By Michael Stott and Gleb Bryanski
MOSCOW (Reuters) - Russian Prime Minister Vladimir Putin, in power for over 10 years, ruled out a departure from politics on Thursday, telling a questioner: "Don't hold your breath."
The country's most powerful leader made the comment with a smile when asked on his annual televised question and answer session with the Russian people if he would like to leave politics and start a quiet life.
Putin, 57, also said he "will think about" taking part in the 2012 presidential election, when many Russians expect him to return to the Kremlin for a six-year term.
Looking relaxed and confident, Putin said Russia had passed the peak of the economic crisis and reassured callers worried about job security, pensions and living standards.
"The economy has grown by an average of 0.5 percent per month over the last five months," Putin said in the session, broadcast live nationwide by state television and radio. "I'm counting on these positive trends in economic development becoming more significant in the middle of next year."
Putin's eighth annual phone-in entitled "A Conversation with Vladimir Putin. The Sequel" showed the premier back on form after an uncharacteristically subdued performance last year amid the economic crisis.
Commenting on everything from Russia's football performance to the brand value of Lada cars, Putin showed the mastery of detail, firm command, trademark frankness and humor which has made him the country's most popular politician.
An increase in oil prices has pulled the Russian economy back from the brink of collapse this year but despite billions of dollars of government aid, Russia still lags far behind emerging market peers such as Brazil, India and China.
Many questioners asked Putin about their jobs and their pensions, including workers in the town of Pikalyovo, which the premier visited in the summer to help a cement factory threatened with closure and scold its oligarch owner.
"The situation in one-industry towns, including Pikalyovo, is under control," Putin said.
RUSSIAN NOUVEAUX RICHES "A PROBLEM"
Asked why nobody was in jail for allowing the crisis to hit Pikalyovo, the prime minister shot back: "If we put everyone in jail, who would work?"
Putin had harsh words for Russia's new rich, saying the way they flaunted their wealth was wrong, and implicitly condemning a group of young Russians whose Lamborghini and Bugatti luxury sports cars crashed recently in Switzerland.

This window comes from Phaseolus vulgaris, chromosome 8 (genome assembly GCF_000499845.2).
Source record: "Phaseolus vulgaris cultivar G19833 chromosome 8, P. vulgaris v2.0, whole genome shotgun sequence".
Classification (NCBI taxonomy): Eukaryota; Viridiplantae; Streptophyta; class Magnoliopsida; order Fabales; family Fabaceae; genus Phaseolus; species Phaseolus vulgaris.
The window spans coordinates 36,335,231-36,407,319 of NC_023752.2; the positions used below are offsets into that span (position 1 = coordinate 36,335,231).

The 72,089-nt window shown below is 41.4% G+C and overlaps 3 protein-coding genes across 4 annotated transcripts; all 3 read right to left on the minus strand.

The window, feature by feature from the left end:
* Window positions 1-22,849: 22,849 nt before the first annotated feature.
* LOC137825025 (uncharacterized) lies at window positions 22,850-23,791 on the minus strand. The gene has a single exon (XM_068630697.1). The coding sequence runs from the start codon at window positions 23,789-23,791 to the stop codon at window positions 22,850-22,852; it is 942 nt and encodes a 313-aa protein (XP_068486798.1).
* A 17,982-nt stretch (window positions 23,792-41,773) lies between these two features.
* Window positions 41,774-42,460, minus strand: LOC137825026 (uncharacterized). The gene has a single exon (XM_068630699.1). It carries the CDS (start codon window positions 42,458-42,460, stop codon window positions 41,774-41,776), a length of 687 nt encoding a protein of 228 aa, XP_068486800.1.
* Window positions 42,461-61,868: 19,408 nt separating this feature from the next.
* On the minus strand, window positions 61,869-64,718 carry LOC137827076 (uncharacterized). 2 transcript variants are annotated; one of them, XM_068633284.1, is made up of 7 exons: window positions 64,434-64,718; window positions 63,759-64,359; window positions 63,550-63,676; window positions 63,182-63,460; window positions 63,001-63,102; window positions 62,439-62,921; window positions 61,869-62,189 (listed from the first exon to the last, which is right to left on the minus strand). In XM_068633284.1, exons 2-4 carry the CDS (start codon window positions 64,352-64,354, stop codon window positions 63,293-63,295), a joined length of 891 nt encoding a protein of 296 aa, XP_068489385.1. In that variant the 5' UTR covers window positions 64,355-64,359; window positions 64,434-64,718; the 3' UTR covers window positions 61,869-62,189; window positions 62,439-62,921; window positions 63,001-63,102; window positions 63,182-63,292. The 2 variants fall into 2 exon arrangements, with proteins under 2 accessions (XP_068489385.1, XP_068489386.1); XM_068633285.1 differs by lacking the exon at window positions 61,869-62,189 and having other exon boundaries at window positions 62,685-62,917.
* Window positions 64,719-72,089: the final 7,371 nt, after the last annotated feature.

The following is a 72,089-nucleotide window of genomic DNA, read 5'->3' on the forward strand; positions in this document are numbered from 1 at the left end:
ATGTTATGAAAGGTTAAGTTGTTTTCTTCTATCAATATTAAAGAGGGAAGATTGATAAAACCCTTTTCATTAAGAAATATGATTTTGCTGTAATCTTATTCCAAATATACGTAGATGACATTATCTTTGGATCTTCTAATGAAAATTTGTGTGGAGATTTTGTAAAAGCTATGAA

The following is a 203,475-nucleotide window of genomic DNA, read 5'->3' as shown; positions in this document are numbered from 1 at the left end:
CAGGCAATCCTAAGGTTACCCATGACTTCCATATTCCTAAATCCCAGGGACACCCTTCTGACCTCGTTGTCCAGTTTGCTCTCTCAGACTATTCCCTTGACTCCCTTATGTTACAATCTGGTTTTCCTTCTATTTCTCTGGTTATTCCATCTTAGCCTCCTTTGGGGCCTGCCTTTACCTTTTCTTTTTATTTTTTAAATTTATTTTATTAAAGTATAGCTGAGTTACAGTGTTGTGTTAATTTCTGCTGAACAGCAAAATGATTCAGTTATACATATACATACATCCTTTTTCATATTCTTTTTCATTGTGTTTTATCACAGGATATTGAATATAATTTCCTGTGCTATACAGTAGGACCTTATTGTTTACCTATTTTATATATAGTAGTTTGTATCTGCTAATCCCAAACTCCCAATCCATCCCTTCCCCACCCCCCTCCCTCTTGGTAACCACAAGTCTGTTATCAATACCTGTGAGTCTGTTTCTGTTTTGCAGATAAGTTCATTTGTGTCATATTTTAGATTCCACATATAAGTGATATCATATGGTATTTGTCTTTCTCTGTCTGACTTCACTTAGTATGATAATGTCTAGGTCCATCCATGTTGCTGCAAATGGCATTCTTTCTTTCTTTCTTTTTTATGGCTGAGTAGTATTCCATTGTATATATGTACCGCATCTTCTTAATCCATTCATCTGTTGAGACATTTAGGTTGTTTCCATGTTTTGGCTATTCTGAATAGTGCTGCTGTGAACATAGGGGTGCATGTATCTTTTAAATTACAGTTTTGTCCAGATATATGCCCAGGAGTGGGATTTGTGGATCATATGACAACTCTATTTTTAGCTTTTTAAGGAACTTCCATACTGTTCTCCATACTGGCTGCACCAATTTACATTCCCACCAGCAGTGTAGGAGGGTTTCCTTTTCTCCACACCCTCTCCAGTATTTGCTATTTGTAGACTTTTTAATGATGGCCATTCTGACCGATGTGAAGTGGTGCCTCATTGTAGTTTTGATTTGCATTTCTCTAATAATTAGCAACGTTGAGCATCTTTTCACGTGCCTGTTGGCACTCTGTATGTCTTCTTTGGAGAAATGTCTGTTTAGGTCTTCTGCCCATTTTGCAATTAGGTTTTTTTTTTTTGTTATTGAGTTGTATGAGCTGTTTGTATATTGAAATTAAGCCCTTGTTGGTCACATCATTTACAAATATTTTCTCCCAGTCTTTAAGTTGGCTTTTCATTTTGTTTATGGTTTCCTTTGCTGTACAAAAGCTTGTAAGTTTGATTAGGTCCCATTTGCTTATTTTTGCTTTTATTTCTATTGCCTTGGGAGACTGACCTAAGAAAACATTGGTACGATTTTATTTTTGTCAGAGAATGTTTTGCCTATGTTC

"The nouveau riche all of a sudden got rich very quickly but cannot manage their wealth without showing it off all the time. Yes, this is our problem," Putin said.
"In Soviet times some of our rich showed off their wealth by having gold teeth put in, preferably at the front. The Lamborghinis and other pricey knickknacks -- they are simply today's gold teeth which are shown off to everybody."
The televised question and answer session was conducted in a specially built Moscow studio with invited guests.
It included video links to Pikalyovo, to an aircraft plant in a Far Eastern city and to the turbine room of the giant Sayano-Shushenskaya hydroelectric dam in Siberia, damaged in an August accident which killed 75.
All questions were screened in advance and access to the Moscow studio and the video link-up locations was by invitation only. Journalists were not given access to the questioners.
Enthusiastic presenters beamed as they counted more than two million questions submitted by phone, internet and text message.
Foreign affairs were barely mentioned in a session dominated by domestic issues.
Putin reassured a grieving widow from the dam about her children's education, calmed factory workers worried about their jobs, joked over his sometimes awkward relationship with the leader of neighboring Belarus and condemned terrorism.
Islamist rebels have claimed responsibility for detonating a bomb under a luxury express train as it traveled from Moscow to St Petersburg last week, derailing and wrecking carriages and killing 26 people, including some senior officials.
Putin said Russia would "break the spine" of terrorism and demanded tough action against "criminals" who attacked their own people. "The threat of terrorism remains very high," he added.
A caller said that an old woman near the train crash site who cared for the victims, lived in horrible conditions and her fence was damaged during rescue work.
"You have a good heart. Just like this old woman. Do not worry, everything will be fine with her," Putin said, adding that Russian Railways had already doubled the old woman's pension and would fix her fence and the house.
Helped by lavish coverage on state media and an absence of credible political opponents, Putin still dominates Russian politics 10 years after he was first picked as a successor by ailing then-president Boris Yeltsin.
Although his ratings have drooped slightly to an eight-month low of 65 percent, down from 72 percent in mid-October, according to the FOM pollster, they remain numbers most politicians would envy after 10 years of rule.
They also outshine those of his hand-picked successor Dmitry Medvedev, who most Russians believe has little real power. It was almost two hours into the question session before Putin mentioned Medvedev's name at all.
He later told a questioner asking about their "tandem" system of government that he and Medvedev worked well together and shared common values.
"We graduated from the same university, had the same teachers, who not only gave us the same knowledge but also a common approach to life. Those common principles allow us to work efficiently today," he said.
(Editing by Ralph Boulton.)